Ted (Jefferson McDonald) and Richard (Matthew McGloin) in Cincinnati Playhouse in the Park’s production of “2 Pianos, 4 Hands”.MIKKI SCHAFFNERCRITIC’S PICK

Being an accomplished professional actor is one thing. Being a Classical musician is another. But being both? It’s hard to imagine.

You don’t have to imagine — you can witness not one but two such performers onstage at the Cincinnati Playhouse’s Rosenthal Shelterhouse Theatre through the holidays: Jefferson McDonald and Matthew McGloin are showcasing their piano-playing chops as well as their diverse acting skills in a production of Ted Dykstra’s and Richard Greenblatt’s 2 Pianos, 4 Hands. Staged by Tom Frey (whose own résumé includes playing both roles as well as directing 18 past productions of the show), this is one breathtaking evening.

Dykstra and Greenblatt were promising young musicians in the early 1990s who aspired to Classical musical stardom. But their aspirations did not quite move them to the pinnacle of such careers. Instead, they created this show to chronicle their paths from young, not terribly enthusiastic students to hardworking talents who tried hard but didn’t quite make it. McDonald portrays Ted as beefy and rumpled; McGloin is a slight, precise Richard.

But they don’t stop there: They take turns portraying one another’s colorful and demanding teachers, overbearing parents and arrogant coaches. These moments are played largely for humor, although the scenes also certainly convey the discipline and commitment needed of anyone who aspires to such careers. Even if you know nothing about the finer points of music theory, you will be able to admire the demands made on these young men.

Sometimes McDonald’s and McGloin’s playing is astonishingly synchronized; at other moments, they use their music almost as elbows, jostling for position and clowning physically against one another. Their characters’ hours of practice, often to the exclusion of other aspects of life, eventually takes a toll on both of them. When they receive harsh judgments following their college auditions, the results are deflating but not necessarily depressing as their eyes are opened to a fuller spectrum of life.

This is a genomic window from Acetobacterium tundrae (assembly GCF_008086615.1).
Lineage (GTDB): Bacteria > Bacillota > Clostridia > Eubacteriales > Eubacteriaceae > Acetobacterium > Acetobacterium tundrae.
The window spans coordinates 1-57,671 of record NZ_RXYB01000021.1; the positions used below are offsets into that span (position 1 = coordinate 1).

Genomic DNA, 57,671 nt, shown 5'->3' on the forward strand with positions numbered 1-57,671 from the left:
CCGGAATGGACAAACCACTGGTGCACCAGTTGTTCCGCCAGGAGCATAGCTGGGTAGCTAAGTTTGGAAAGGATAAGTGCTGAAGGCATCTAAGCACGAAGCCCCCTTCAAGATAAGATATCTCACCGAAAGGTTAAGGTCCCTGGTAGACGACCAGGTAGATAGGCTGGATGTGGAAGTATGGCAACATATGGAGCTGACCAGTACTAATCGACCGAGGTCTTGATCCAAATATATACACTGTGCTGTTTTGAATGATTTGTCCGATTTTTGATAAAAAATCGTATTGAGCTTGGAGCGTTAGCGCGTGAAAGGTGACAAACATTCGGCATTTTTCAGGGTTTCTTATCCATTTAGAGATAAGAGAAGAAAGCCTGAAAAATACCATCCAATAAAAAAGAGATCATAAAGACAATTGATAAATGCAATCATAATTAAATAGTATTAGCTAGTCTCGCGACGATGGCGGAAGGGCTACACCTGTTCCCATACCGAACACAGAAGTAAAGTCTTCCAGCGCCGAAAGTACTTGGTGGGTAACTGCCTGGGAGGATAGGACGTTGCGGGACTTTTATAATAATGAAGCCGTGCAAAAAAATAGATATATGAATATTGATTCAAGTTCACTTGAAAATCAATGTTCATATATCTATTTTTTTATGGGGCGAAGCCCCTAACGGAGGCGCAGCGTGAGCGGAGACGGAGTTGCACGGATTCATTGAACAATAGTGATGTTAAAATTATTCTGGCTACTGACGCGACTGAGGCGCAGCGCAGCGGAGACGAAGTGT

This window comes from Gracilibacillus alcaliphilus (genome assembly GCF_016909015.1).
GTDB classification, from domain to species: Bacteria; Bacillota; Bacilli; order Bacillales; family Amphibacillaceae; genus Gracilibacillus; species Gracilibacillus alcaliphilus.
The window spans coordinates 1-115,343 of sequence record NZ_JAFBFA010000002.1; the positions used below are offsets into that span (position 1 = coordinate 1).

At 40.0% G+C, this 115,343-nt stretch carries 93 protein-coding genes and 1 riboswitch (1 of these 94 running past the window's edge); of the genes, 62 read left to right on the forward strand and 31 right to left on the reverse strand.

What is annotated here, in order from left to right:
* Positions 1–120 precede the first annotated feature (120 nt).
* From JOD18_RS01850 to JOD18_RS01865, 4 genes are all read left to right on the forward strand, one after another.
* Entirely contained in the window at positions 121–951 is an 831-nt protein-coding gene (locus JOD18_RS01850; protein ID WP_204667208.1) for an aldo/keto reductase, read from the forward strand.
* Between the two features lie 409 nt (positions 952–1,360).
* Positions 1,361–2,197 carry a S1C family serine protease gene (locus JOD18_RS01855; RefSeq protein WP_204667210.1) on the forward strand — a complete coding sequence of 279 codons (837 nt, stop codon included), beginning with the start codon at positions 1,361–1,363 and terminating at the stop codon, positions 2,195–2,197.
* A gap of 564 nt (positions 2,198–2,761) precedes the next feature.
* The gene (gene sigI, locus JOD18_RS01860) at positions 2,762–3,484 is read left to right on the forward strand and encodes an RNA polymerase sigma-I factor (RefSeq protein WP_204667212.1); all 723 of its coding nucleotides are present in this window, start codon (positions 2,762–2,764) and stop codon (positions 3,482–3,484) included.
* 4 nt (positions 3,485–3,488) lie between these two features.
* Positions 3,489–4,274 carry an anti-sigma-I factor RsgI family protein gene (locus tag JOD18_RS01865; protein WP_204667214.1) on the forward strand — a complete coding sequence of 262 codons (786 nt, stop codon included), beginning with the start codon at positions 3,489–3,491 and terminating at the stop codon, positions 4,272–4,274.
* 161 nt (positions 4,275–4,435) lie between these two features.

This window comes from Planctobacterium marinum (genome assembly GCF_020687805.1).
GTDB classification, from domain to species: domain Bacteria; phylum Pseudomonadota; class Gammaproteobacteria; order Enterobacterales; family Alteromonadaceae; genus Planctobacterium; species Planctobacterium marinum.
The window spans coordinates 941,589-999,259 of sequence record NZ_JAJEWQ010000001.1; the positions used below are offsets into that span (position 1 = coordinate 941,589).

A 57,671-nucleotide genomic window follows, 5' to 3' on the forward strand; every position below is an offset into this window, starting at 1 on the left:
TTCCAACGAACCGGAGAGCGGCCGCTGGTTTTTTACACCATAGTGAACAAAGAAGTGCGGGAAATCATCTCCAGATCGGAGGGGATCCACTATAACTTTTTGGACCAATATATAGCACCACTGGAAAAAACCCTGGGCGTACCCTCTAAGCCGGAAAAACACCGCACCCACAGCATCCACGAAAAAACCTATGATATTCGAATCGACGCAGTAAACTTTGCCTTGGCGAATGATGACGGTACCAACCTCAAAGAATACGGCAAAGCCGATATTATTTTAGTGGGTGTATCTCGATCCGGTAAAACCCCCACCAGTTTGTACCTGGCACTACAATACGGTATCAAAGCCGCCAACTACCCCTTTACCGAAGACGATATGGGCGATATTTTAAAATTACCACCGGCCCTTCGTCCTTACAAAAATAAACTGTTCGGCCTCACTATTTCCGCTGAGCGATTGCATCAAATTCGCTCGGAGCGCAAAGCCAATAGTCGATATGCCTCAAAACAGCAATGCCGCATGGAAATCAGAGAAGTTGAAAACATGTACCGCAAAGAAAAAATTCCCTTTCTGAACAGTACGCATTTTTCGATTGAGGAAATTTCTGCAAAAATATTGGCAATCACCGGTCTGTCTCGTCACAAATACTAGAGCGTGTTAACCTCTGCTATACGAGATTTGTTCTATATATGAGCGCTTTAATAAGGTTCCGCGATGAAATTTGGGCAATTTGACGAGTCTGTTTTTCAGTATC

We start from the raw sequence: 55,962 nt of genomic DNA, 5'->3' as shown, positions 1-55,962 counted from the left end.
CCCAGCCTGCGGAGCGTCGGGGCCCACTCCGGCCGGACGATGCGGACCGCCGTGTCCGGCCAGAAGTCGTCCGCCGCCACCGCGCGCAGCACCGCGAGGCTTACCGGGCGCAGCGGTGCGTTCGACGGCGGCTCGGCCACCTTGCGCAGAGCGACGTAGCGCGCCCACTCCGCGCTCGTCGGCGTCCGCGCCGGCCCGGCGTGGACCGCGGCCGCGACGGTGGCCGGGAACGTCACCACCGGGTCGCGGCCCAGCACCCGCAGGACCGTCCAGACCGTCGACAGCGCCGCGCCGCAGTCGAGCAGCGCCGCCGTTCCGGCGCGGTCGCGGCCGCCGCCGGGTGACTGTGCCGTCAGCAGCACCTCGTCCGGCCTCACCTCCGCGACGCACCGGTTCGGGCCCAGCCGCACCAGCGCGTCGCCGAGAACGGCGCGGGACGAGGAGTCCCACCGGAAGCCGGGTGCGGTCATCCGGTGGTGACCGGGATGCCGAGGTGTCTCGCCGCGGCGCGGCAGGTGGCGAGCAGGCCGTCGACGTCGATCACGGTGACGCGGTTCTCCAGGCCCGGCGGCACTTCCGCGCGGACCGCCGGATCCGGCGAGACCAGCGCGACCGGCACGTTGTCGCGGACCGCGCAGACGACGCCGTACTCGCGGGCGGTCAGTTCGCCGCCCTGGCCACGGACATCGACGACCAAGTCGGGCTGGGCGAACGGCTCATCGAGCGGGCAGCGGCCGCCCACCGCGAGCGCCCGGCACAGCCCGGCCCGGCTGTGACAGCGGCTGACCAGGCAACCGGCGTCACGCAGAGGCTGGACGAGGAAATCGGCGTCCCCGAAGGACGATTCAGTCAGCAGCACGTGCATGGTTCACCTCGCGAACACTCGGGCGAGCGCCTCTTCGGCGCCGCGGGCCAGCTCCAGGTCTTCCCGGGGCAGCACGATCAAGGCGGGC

Along the way, the actor/musicians show off astonishing skills at the pair of Steinway pianos placed in the center of the theater. The opening moments have them performing a movement from a Bach concerto for two pianos that goes painfully (and comically) off track. This leads them back in time to childhood piano lessons with lively teachers and exacting parents and later to adolescent attempts at showy performances. While their principal endeavors involve Classical pieces by Mozart, Chopin, Grieg and others, there are several delightful distractions into Pop tunes from Hoagy Carmichael’s “Heart and Soul” to Billy Joel’s “Piano Man.” McGloin and McDonald masterfully ping-pong from inept to accomplished and back again, showing the full range of talent and expectations that young performers need.

The production is played with the audience on all four sides of Steve Lucas’s simple scenic design. Temporary seating for 24 has been installed in the area that’s usually the rear of the Shelterhouse stage. The pair of unlidded pianos sit on a blond wooden floor positioned so the performers can face one another; James Sale’s lighting design uses both shadows and pools of light — sometimes illuminating just the keyboards as the performers’ fingers play melodies — to convey moods.

It’s possible to imagine that this show could be more concise; it’s performed in two 60-minute acts. Some of the scenes become a bit repetitive and could be condensed. But the show is entertaining moment to moment, and it does cover an arc of experience that is relatable regardless of the accomplishments you might have dreamed of as a young person imagining what you might become. (In fact, the Shelterhouse lobby has a white board inviting Post-It mentions of what theatergoers imagined they’d be when they grew up.)

The sweetest moment comes when the pianists return to the Bach concerto that went astray for the show’s finale. They confess that they might not be the best pianists in the world, in Canada (they’re Canadians), even in the city — but they can take pleasure in being the best in their neighborhood. I will venture to say that audiences will deem them the best performers to be seen on Cincinnati stages this holiday season.

2 Pianos, 4 Hands, presented by Cincinnati Playhouse in the Park at its Rosenthal Shelterhouse Theatre, continues through Jan. 5. Tickets/more info: cincyplay.com